My wife Val and I spend every spring in St-Rémy-de-Provence. One year we received a “French lesson” we weren’t expecting: what happens when your car is broken into. It’s funnier than you think!
This story is adapted from my upcoming book Are We French Yet? You can read the rest of the story at My French Life.
St Rémy de Provence is where my wife and I live part of the year and it’s one of the most charming towns in Provence. Nestled at the foot of the Alpilles Mountains and surrounded by vineyards and olive groves, it’s a great place to spend a few days. I’ve put together a list of some of my favorite things to do while you’re in town.
You can read all about it at Perfectly Provence.
France is a country with a lot of traditions, and some of the best come from Provence. You may have seen people there playing pétanque, or heard the story about Saint Martha and the Tarasque. But how about the Blessing of the Truffles? Or the young men in their tight white pants? And don’t forget the great sheep migration!
Read all about these and other fun traditions at Frenchly.
Provence is famous for clear blue skies. Its brilliant sunlight has attracted painters such as Cezanne and Matisse as well as scads of tourists. There are plenty of things to see outdoors in Provence, like the colorful ochre mines of Roussillon and the lavender fields of Sault. But what if you happen to visit when the weather is not so great, like it has been this spring? Can you still enjoy Provence in the rain?
Yes ! Read all about how to enjoy a rainy day in Provence at The Good Life France.
One of my favorite restaurants in St.-Rémy-de-Provence is L’Aile ou la Cuisse. The food is great and the setting is beautiful, right in the middle of the old town. Best of all is the gigantic display case where you pick your dessert. It’s like Christmas every day!
You can read all about this fun restaurant at Perfectly Provence.
Despite having deep Catholic roots, France has the third-largest Jewish population in the world, after Israel and the United States. Jewish communities have existed in the country since the first century and it has long been a center of Jewish learning.
You might think that Paris, with its famous Marais neighborhood, is the center of French Jewish life. And while that is true today, it hasn’t always been. For centuries, it was Provence.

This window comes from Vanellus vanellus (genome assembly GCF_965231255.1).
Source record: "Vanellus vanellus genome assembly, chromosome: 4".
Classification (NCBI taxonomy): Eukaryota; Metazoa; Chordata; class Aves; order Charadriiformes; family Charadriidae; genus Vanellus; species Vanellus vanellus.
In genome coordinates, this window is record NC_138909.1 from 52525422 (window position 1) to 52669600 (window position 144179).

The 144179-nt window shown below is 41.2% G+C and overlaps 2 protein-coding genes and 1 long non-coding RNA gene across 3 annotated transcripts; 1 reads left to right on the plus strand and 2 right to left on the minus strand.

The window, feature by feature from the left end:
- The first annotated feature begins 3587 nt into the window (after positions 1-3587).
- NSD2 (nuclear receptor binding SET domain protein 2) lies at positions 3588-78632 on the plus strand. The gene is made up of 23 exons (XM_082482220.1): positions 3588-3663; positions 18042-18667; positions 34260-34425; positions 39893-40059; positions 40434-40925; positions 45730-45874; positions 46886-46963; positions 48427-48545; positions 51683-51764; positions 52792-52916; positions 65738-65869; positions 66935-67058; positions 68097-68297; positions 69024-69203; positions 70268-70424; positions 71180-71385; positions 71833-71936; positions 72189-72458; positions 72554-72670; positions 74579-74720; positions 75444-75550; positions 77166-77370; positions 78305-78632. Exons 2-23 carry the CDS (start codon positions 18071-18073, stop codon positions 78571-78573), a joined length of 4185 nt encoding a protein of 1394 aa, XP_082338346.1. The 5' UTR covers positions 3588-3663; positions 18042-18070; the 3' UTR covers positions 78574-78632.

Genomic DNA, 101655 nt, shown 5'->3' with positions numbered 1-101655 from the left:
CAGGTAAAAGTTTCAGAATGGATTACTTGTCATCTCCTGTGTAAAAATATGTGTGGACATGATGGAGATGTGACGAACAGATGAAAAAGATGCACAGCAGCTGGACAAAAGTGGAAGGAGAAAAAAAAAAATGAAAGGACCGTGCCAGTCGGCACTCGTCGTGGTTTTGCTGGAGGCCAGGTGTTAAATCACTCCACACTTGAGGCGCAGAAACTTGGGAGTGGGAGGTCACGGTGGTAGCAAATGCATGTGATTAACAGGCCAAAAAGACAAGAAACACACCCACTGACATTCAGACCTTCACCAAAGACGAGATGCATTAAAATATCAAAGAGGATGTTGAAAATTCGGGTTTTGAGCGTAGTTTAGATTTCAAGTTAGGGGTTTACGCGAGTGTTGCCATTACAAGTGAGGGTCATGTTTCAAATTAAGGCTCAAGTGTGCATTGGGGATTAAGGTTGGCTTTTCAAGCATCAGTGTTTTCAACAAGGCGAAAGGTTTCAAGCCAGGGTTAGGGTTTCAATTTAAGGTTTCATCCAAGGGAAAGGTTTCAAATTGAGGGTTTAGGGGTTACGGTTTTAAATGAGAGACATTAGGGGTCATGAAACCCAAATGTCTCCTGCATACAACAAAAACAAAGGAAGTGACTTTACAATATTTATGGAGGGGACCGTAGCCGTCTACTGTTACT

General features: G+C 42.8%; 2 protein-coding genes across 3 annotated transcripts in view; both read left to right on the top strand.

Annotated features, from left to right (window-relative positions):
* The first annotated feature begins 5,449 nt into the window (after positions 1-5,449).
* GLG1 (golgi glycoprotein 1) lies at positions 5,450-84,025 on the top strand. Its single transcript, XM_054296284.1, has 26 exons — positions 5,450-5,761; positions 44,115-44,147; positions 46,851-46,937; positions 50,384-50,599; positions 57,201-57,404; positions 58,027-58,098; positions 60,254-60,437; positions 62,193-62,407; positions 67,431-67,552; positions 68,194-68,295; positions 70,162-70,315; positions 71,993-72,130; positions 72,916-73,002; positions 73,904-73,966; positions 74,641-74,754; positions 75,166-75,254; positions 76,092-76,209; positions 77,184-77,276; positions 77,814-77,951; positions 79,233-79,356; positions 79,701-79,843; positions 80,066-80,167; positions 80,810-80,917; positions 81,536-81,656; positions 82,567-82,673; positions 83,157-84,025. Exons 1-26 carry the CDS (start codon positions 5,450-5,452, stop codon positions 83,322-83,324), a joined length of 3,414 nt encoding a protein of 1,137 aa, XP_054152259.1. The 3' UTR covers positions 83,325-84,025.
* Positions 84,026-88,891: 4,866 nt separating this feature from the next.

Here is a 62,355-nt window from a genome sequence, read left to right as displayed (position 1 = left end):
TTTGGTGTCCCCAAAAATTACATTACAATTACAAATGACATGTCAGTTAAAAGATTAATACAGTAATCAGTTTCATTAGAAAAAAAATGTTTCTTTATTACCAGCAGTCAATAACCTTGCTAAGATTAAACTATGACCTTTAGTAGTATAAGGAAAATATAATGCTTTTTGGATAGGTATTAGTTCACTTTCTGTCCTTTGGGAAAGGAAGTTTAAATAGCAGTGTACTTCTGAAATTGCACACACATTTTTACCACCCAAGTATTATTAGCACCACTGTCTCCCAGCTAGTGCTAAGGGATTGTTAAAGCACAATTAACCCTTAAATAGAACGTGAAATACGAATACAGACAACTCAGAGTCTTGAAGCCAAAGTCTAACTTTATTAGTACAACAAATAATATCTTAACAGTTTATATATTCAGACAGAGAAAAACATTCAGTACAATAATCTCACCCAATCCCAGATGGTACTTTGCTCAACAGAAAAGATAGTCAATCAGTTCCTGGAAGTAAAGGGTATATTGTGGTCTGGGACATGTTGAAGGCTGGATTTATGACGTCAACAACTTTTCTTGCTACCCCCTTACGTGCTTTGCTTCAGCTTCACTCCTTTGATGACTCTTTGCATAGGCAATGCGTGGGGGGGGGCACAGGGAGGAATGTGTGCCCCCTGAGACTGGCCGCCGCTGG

Read more about Jewish history in Provence at Frenchly.
Have you ever seen a mysterious red license plate on a French car and wondered what it meant? Was the driver a diplomat? A military officer? A French James Bond saving the world from an evil genius?
No, the car was from the French Buyback Lease program. If you need to rent a car in Europe for more than a few weeks, this may the way to go. You get a brand new car with 100% insurance for less than the price of a normal rental.
Find out all about it at The Good Life France (page 106.)
This past spring I had the pleasure of meeting Janice Chung in Provence. Jan runs the great website France Travel Tips, with information about things to see and do all over the country. I love reading her stories about hidden corners of France that most tourists never see. An example is this story about sculptured seaside rocks in Brittany.
If you aren’t already a subscriber to Jan’s website, you should be!
One of the most impressive sites in France is Carcassonne, a beautifully preserved medieval fortress and one that is still imposing today. For anyone who has seen the mighty walls of la Cité, it is easy to understand that it was once considered impregnable.
In the mountains nearby are the Five Sons of Carcassonne, mighty fortresses that once protected the French border with Spain. They are an easy day trip from Carcassonne and definitely worth a visit.
You can read more about the Five Sons at A French Collection.
Thinking of visiting Provence, the land of glorious lavender fields and charming hilltop villages? Good for you!
But planning a trip to a new destination can be challenging. Where do you begin?
What you need is a Provence Starter Kit! And here it is.
A Week in Provence
Provence has so much to see and do that you can be overwhelmed with choices. I’ve put together a one-week itinerary that hits many of the top spots. It allows you to stay in one town the entire time, rather than moving from place to place. You can savor Provençal life in lovely St.-Rémy-de-Provence while taking short trips to enjoy the wide range of what Provence has to offer. Here’s the link.
Want to try traditional Provençal dishes? Or maybe have a big, delicious salad for lunch? Perhaps you’d like something exotic, like Moroccan food. Peruse my list of favorite restaurants and pick whatever strikes your fancy. Here’s the link.
There are a number of excellent bloggers who cover all aspects of life in Provence – things to see, places to eat, special events that are going on, and more. These blogs give you a way to find out what’s going on in Provence from people who are in the know. I’ve put together a list of my favorites. Here’s the link.
Parlez-Vous Français ?
Even a little French can help you get around and connect with the locals. I’ve put together some of my favorite language websites. Here’s the link. At a minimum, you should definitely put the Larousse dictionary app on your phone!